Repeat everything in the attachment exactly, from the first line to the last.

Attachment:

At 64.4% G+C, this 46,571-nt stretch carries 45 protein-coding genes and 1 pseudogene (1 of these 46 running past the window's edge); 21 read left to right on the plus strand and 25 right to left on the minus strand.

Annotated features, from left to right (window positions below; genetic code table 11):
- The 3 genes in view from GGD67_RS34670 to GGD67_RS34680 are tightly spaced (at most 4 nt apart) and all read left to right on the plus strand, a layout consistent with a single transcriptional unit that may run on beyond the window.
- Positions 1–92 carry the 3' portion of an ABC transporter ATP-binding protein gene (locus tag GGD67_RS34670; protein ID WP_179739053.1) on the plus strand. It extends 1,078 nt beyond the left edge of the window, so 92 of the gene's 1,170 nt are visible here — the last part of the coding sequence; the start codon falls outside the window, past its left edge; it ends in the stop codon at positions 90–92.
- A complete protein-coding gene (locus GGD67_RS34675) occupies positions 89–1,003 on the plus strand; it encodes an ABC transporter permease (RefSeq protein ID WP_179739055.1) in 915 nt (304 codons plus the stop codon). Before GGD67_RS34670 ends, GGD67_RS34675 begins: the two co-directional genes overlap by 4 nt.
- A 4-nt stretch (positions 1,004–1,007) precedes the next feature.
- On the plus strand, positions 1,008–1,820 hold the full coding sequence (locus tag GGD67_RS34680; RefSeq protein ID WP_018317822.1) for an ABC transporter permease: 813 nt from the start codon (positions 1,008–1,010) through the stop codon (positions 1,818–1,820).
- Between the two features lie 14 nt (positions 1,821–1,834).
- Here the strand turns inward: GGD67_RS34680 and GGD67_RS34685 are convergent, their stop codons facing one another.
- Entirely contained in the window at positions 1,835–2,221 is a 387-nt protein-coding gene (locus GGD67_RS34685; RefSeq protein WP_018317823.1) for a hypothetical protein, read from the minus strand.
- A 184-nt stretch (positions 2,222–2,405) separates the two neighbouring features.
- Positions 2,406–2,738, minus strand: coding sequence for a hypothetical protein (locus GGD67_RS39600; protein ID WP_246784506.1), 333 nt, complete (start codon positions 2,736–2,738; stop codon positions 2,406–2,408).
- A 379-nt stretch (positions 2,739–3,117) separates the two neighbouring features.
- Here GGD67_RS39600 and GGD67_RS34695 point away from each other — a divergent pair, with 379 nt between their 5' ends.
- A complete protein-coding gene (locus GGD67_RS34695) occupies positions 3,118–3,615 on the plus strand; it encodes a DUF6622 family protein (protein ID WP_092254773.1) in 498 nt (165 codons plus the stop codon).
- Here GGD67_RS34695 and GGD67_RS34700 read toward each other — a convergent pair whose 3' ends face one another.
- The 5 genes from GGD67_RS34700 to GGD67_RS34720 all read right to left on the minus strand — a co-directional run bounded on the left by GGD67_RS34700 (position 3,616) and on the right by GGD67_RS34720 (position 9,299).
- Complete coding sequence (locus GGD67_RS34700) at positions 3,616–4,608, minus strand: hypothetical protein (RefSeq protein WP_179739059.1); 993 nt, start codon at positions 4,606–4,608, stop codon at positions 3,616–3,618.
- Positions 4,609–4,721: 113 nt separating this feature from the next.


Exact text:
At 64.4% G+C, this 46,571-nt stretch carries 45 protein-coding genes and 1 pseudogene (1 of these 46 running past the window's edge); 21 read left to right on the plus strand and 25 right to left on the minus strand.

Annotated features, from left to right (window positions below; genetic code table 11):
- The 3 genes in view from GGD67_RS34670 to GGD67_RS34680 are tightly spaced (at most 4 nt apart) and all read left to right on the plus strand, a layout consistent with a single transcriptional unit that may run on beyond the window.
- Positions 1–92 carry the 3' portion of an ABC transporter ATP-binding protein gene (locus tag GGD67_RS34670; protein ID WP_179739053.1) on the plus strand. It extends 1,078 nt beyond the left edge of the window, so 92 of the gene's 1,170 nt are visible here — the last part of the coding sequence; the start codon falls outside the window, past its left edge; it ends in the stop codon at positions 90–92.
- A complete protein-coding gene (locus GGD67_RS34675) occupies positions 89–1,003 on the plus strand; it encodes an ABC transporter permease (RefSeq protein ID WP_179739055.1) in 915 nt (304 codons plus the stop codon). Before GGD67_RS34670 ends, GGD67_RS34675 begins: the two co-directional genes overlap by 4 nt.
- A 4-nt stretch (positions 1,004–1,007) precedes the next feature.
- On the plus strand, positions 1,008–1,820 hold the full coding sequence (locus tag GGD67_RS34680; RefSeq protein ID WP_018317822.1) for an ABC transporter permease: 813 nt from the start codon (positions 1,008–1,010) through the stop codon (positions 1,818–1,820).
- Between the two features lie 14 nt (positions 1,821–1,834).
- Here the strand turns inward: GGD67_RS34680 and GGD67_RS34685 are convergent, their stop codons facing one another.
- Entirely contained in the window at positions 1,835–2,221 is a 387-nt protein-coding gene (locus GGD67_RS34685; RefSeq protein WP_018317823.1) for a hypothetical protein, read from the minus strand.
- A 184-nt stretch (positions 2,222–2,405) separates the two neighbouring features.
- Positions 2,406–2,738, minus strand: coding sequence for a hypothetical protein (locus GGD67_RS39600; protein ID WP_246784506.1), 333 nt, complete (start codon positions 2,736–2,738; stop codon positions 2,406–2,408).
- A 379-nt stretch (positions 2,739–3,117) separates the two neighbouring features.
- Here GGD67_RS39600 and GGD67_RS34695 point away from each other — a divergent pair, with 379 nt between their 5' ends.
- A complete protein-coding gene (locus GGD67_RS34695) occupies positions 3,118–3,615 on the plus strand; it encodes a DUF6622 family protein (protein ID WP_092254773.1) in 498 nt (165 codons plus the stop codon).
- Here GGD67_RS34695 and GGD67_RS34700 read toward each other — a convergent pair whose 3' ends face one another.
- The 5 genes from GGD67_RS34700 to GGD67_RS34720 all read right to left on the minus strand — a co-directional run bounded on the left by GGD67_RS34700 (position 3,616) and on the right by GGD67_RS34720 (position 9,299).
- Complete coding sequence (locus GGD67_RS34700) at positions 3,616–4,608, minus strand: hypothetical protein (RefSeq protein WP_179739059.1); 993 nt, start codon at positions 4,606–4,608, stop codon at positions 3,616–3,618.
- Positions 4,609–4,721: 113 nt separating this feature from the next.